Friday, 27 April 2007

All Change - British Museum, London

Some really interesting and inspiring ideas were flying around at this conference yesterday, focusing on how to "adapt and thrive in the digital age."

John Dolan (Head of Library Policy at MLA) reminded us that public libraries have traditionally been about opening access to users, so web 2.0 isn't anything too revolutionary for the mla sector--it's just an extension of what we've been doing for years.

Our institutions, he said, have an important role (almost therapeutic) in helping people to cope with that state of "informed bewilderment" that is life in the digital age [at least on one side of the digital divde anyway].

Brian Kelly of UKOLN stole the show with his energetic and informed challenge to received wisdom, leaving me (and many others I'm sure) with no excuses about taking web 2.0 forward in some way, shape or form. Every organisation needs to look carefully at their needs and what users actually want, but it's clear that the challenges aren't primarily technical.

At London Transport Museum, we're coming to to the end of a £20m+ transformation project and we'll be launching a brand new website to go with it. With more and more web users coming to expect 2.0 features, we'll be missing a trick if we don't take some calculated risks and make a start.

And, by using RSS technology, or having a myspace or facebook presence, or a few flickr galleries, museums can send a message that they're not standing still. Not to mention leveraging these web platforms at little cost to themselves.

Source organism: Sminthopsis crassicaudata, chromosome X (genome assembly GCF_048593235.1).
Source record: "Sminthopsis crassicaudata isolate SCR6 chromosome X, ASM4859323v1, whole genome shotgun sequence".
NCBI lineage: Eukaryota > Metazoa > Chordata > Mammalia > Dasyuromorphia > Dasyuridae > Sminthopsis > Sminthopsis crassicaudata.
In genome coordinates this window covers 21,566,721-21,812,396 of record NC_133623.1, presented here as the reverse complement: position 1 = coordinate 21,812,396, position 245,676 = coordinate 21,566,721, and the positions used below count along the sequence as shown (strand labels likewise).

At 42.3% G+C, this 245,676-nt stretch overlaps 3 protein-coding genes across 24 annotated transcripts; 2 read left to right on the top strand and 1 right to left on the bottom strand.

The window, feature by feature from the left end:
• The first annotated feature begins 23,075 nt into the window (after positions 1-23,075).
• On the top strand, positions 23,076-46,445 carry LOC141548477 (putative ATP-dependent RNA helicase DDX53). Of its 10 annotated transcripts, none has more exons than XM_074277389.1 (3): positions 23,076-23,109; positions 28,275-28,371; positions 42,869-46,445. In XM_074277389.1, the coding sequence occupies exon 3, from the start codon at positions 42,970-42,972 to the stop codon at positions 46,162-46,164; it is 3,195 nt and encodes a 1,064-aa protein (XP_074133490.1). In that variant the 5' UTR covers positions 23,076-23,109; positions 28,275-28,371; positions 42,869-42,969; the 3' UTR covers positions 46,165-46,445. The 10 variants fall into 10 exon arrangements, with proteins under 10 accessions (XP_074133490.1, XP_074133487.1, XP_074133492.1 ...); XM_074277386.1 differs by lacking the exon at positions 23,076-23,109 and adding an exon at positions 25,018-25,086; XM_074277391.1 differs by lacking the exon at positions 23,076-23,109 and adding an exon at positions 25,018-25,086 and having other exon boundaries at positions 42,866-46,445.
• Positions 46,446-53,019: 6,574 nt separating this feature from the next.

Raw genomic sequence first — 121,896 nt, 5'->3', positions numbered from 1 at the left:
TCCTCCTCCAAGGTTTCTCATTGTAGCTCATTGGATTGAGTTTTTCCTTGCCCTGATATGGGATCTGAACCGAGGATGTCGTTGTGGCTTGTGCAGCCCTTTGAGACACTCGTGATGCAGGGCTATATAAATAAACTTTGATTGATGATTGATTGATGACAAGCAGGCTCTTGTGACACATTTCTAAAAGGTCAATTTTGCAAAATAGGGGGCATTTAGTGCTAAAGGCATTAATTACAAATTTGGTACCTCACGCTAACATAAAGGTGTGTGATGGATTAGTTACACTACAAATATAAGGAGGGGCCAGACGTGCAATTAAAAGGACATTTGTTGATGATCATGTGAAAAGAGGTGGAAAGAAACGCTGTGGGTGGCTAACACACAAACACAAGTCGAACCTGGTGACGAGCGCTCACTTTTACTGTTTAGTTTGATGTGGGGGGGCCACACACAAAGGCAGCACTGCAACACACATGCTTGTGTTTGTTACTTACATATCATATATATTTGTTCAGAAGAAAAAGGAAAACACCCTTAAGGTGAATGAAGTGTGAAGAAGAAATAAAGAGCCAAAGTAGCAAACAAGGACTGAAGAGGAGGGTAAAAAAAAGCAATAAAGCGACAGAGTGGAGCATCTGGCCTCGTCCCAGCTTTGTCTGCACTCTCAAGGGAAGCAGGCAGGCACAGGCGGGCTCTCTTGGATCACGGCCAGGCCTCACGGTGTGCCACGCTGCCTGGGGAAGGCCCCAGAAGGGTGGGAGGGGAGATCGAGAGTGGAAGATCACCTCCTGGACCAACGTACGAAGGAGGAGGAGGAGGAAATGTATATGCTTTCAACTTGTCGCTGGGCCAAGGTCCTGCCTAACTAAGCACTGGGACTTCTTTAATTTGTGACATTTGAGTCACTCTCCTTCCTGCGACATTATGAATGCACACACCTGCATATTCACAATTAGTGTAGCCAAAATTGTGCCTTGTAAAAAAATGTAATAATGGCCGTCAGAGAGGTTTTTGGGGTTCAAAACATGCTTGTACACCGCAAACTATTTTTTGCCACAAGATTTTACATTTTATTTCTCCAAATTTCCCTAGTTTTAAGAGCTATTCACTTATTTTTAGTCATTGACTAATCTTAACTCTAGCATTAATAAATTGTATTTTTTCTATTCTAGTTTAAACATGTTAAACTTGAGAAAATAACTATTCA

In a way, this is just an extension of the sort of outreach and community programme work that museums have done for a long time.

In the 19th century, pioneers like George Birkbeck in the UK and Josiah Holbrook in the US advocated "mutual instruction", where small groups of workingmen educated one another, taking turns leading discussions about topics from mathematics to bricklaying to horticulture. A precursor of knowledge communities and discussion forums on the web today?

So, it seems there's nothing new here.

I'll be looking more closely at Brian Kelly's blog later--but this is definitely one to watch.

Wednesday, 25 April 2007

Everybody else has one, so...


I've decided to start up this blog to have a place for thoughts and conversations about the (r)evolution going on in the museum sector around use of so-called Web 2.0 tools.

I'm trying to find time to keep my eye on the horizon and to think laterally about ways to take advantage of new opportunities--without just hopping on the next bandwagon that comes along.

And, I wanted a shared space to add links to interesting websites and blogs that are saying provocative or useful things.

Thanks to a colleague from London Transport Museum for tipping me off about Nina Simon's Museum 2.0 blog, which is a good place to start. I'll try to have something more intelligent to say in response soon.

More to come, but first, welcome!